Noctule bat (Nyctalus noctula) is one of the larges British
species and is usually the first bat to appear in the evening, sometimes
even before sunset. Adults generally have short, sleek, golden evenly coloured
fur. Juveniles, newly moulted adults and some females are a dull chocolate
brown colour. They have broad brown ears and a distinctive mushroom-shaped
continental Europe the Noctule is a well known migrant but apart from
a few found in Orkney, Shetland and on North Sea oil rigs (well outside
the normal range) such movements have not been recorded in Britain. It
is still a relatively common species in much of England, Wales and up
to the south west of Scotland, but has become scarce in some areas of
intensive agriculture. The Noctule is absent from Ireland. It is common
throughout much of Europe but scarce in the south west (southern France,
The Noctule bat has declined in Britain due to modern agricultural practices
resulting in the loss of suitable feeding habitats (such as permanent
pasture and woodland edge/hedgerows rich in invertebrate fauna). The heavy
management and loss of suitable trees for roosting may also have contributed
to this decline.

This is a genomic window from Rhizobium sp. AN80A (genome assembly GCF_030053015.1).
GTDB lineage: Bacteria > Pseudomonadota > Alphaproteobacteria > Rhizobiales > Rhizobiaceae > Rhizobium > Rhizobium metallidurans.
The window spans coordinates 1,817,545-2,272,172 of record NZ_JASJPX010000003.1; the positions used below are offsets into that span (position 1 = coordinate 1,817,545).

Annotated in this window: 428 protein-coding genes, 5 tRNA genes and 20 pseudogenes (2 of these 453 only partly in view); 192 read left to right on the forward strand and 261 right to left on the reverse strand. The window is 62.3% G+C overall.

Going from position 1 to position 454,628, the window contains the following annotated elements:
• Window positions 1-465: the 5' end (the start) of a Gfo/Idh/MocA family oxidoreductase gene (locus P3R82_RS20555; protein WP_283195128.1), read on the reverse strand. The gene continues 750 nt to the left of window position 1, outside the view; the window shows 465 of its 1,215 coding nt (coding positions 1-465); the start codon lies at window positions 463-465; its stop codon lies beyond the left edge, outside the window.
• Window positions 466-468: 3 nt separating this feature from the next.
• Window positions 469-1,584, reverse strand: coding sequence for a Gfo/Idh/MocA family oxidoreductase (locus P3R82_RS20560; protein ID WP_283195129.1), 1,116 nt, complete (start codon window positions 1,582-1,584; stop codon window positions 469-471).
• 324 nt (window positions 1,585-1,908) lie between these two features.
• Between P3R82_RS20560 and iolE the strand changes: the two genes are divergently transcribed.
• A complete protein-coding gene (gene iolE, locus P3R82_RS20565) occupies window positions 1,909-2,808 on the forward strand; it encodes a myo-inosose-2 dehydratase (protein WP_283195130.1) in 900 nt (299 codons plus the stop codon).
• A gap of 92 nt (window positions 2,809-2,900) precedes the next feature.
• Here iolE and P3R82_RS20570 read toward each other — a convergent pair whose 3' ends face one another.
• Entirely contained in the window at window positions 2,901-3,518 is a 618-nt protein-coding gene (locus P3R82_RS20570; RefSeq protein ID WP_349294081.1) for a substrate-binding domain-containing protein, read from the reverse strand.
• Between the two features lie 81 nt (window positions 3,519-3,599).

flight & ultrasound
Noctules have a characteristic powerful, straight flight on narrow pointed
wings. They fly in the open, often well above tree top level with repeated
steep dives when chasing insects. Noctule bats can fly at 50 kph (30mph).
Most food is caught on the wing and eaten in flight but occasionally
prey is taken from the ground and in suburban areas. Noctules are attracted
to street lamps to feed on moths. During spring Noctules will feed mainly
on smaller insects such as midges, changing their diet to take beetles
and moths later in the season. They forage mainly at dusk for up to 2
hours and for about half an hour at dawn.
Noctule ultrasound can be heard by some adults and children. The calls
range from 20 - 45 kHz and the best frequency to listen at is around 20
kHz. On a heterodyne bat detector a characteristic
'chip chop' with occasional clicks can be heard when feeding. However,
in a cluttered environment they may drop the first part of their 2-part
call. Their call is very loud with a slow and irregular repetition rate.
Noctule calls can be confused with those of the Serotine
Serotines do not make the chip-chop 2-part call but just a "chop"
that is loudest at about 27 kHz. If a "chip-chop" sound is heard
with a heterodyne detector set to 25 kHz Serotines can be discounted.
Also, Serotines are found more frequently at the edges of landscape features
such as tree lines or hedgerows whereas Noctules prefer a very open environment.
Leisler's has a loud call that is similar to the Noctule ("chip-chop")
but with many more "chips" than "chops". The Leisler's
"chop" is normally heard best above 20 kHz (at around 25 kHz)
as opposed to the Noctule's "chop" which is generally heard
best below 20 kHz.
Noctule recorded on a Heterodyne bat detector
Noctule recorded on a Time Expansion bat detector
the summer male Noctules are solitary or form small bachelor groups. A
single male establishes a mating roost during late summer, usually in
a tree hole, for several weeks and defends his roost against other sexually